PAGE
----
Canadian documentary filmmaker Alan Zweig has a thesis, and he sets out to prove it in his latest film, “When Jews Were Funny.”
The title gives it away: Zweig believes that once Jews were funny.
Now, not so much.
To prove his point, he interviews many Jewish comedians, from stars of several generations back such as Shecky Green, Jack Carter, and Shelly Berman to more contemporary comics, including Judy Gold, Marc Maron, and Gilbert Gottfried.
Here’s where it gets interesting. Most of the comedians don’t agree with him. The older ones refuse to acknowledge that there even is such a thing as Jewish humor. They weren’t Jewish comedians, they insist; they just happened to perform for Jewish audiences. The younger ones are more wishy-washy. Some, like David Steinberg, agree that a Jewish sensibility formed the North American sense of humor in the 20th century. Others posit that it was a passing thing. Humor arises from adversity, they point out, and when another group came along with more to kvetch about, the Jews stopped being so funny.
Mr. Zweig is known for injecting himself into his films. (“Vinyl” explored his obsession with records; “I, Curmudgeon” investigated grumps, a group in which he included himself.) He is a overshadowing although unseen presence in “When Jews Were Funny.” We hear him asking questions, rephrasing when he doesn’t get the answer he wants, and sharing details of his own life. Famed podcast interviewer and comedian Marc Maron pins Mr. Zweig to the wall. It’s his nostalgia for the old Jews of his youth that’s driving his film project, Mr. Maron points out, not any objective interest in Jewish humor. To Mr. Zweig’s insistence that the old Jews he knew were all funny, Mr. Maron responds that his emotional ties made them seem funny. They weren’t trying to be funny, were they? he asks.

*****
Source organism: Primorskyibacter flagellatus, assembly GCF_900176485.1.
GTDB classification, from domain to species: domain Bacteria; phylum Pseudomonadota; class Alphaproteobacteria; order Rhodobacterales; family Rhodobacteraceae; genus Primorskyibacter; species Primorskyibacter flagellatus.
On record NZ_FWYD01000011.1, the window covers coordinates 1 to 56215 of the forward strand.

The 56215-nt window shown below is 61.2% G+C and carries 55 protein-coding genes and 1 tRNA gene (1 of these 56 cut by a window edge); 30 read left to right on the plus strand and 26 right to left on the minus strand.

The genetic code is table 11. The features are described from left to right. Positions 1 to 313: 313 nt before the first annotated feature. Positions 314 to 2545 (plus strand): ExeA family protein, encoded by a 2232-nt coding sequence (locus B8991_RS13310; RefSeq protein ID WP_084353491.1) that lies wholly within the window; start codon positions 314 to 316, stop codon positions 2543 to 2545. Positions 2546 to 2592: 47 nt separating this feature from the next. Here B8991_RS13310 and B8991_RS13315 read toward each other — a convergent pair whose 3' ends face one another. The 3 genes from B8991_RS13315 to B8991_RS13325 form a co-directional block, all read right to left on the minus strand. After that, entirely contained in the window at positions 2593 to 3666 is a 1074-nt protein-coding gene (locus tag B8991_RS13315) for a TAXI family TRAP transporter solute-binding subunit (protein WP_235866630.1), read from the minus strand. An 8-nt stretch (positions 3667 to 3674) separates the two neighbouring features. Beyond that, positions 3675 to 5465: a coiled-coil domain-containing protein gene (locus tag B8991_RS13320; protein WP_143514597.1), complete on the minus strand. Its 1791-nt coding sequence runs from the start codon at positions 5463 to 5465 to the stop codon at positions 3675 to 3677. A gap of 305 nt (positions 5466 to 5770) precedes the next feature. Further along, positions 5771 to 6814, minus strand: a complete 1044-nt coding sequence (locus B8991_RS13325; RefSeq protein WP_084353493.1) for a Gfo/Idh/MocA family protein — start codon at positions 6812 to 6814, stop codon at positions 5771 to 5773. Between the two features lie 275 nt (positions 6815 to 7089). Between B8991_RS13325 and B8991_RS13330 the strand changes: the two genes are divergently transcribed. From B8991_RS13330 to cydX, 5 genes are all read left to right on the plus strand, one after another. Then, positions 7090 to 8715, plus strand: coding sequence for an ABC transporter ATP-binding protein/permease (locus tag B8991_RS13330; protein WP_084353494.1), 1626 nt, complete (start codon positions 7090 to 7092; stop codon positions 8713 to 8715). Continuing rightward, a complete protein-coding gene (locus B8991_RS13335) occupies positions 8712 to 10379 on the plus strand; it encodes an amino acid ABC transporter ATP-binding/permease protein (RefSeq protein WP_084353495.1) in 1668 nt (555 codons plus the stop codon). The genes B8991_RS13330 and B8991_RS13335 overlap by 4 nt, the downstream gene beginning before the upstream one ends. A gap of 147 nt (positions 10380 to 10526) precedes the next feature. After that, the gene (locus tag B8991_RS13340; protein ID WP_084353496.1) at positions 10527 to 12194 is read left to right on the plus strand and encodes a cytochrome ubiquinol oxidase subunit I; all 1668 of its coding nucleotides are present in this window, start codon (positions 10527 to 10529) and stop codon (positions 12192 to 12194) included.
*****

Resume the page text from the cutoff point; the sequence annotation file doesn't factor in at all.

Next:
Mr. Zweig’s nostalgia for what seemed quintessentially Jewish is broadly shared, and many of the interviews in “When Jews Were Funny” are entertaining and sometimes thought-provoking. The older comedians’ resistance to being labeled is a reminder of how much more self-confident Jews have become since the Borscht Belt days, how much we have grown into full citizens of the American multicultural mix. Just watching these old men is a poignant experience for anyone who remembers their vigorous, rambunctious younger selves.
Mr. Zweig’s anxiety about his young daughter’s Jewish identity will also strike a chord – his wife is not Jewish – and those two opposing notes – nostalgia for the past, fear for the future make – “When Jews Were Funny” resonate for a large segment of American Jewry. One of the female comedians suggests that Mr. Zweig’s guilt about his abandonment of his heritage is what is driving his film.
One thing hasn’t changed. Of the dozen or more comedians Mr. Zweig talked to, only two are women.
Interestingly, the most Jewish part of Mr. Zweig’s film is his including all these dissenting opinions. The arguments and disagreements are almost talmudic, and the lack of consensus on the issue has made “When Jews Were Funny” a profoundly Jewish undertaking, far more than the question at its core.
Most people would agree that Jews are funny, but funnier than everyone else? That remains unresolved. It is the back and forth that matters, and that gives the film its “tam.”
“When Jews Were Funny” was named Best Canadian Feature at the Toronto Film Festival, and it has been making the rounds of Jewish film festivals. It is also available for download on whenjewswerefunny.com